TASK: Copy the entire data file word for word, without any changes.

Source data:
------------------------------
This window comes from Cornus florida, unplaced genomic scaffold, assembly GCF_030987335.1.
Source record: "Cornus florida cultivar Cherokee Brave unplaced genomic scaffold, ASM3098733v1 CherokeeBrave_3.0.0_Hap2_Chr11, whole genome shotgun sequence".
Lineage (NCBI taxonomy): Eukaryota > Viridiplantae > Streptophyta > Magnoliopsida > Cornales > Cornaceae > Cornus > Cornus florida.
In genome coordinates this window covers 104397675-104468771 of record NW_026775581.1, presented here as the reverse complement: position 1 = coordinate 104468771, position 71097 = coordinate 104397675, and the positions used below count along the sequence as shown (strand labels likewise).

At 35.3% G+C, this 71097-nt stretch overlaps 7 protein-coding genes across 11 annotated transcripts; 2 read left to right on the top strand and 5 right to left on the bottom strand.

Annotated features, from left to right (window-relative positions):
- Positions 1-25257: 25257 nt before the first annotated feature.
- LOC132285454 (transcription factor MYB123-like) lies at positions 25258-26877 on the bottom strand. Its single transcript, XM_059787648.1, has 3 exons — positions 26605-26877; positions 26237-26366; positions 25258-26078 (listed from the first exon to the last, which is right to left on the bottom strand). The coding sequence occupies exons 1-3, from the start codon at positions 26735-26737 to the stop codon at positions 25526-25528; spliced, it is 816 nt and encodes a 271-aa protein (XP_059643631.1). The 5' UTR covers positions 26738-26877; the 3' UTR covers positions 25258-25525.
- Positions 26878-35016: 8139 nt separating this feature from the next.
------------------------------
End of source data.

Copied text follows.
This window comes from Cornus florida, unplaced genomic scaffold, assembly GCF_030987335.1.
Source record: "Cornus florida cultivar Cherokee Brave unplaced genomic scaffold, ASM3098733v1 CherokeeBrave_3.0.0_Hap2_Chr11, whole genome shotgun sequence".
Lineage (NCBI taxonomy): Eukaryota > Viridiplantae > Streptophyta > Magnoliopsida > Cornales > Cornaceae > Cornus > Cornus florida.
In genome coordinates this window covers 104397675-104468771 of record NW_026775581.1, presented here as the reverse complement: position 1 = coordinate 104468771, position 71097 = coordinate 104397675, and the positions used below count along the sequence as shown (strand labels likewise).

At 35.3% G+C, this 71097-nt stretch overlaps 7 protein-coding genes across 11 annotated transcripts; 2 read left to right on the top strand and 5 right to left on the bottom strand.

Annotated features, from left to right (window-relative positions):
- Positions 1-25257: 25257 nt before the first annotated feature.
- LOC132285454 (transcription factor MYB123-like) lies at positions 25258-26877 on the bottom strand. Its single transcript, XM_059787648.1, has 3 exons — positions 26605-26877; positions 26237-26366; positions 25258-26078 (listed from the first exon to the last, which is right to left on the bottom strand). The coding sequence occupies exons 1-3, from the start codon at positions 26735-26737 to the stop codon at positions 25526-25528; spliced, it is 816 nt and encodes a 271-aa protein (XP_059643631.1). The 5' UTR covers positions 26738-26877; the 3' UTR covers positions 25258-25525.
- Positions 26878-35016: 8139 nt separating this feature from the next.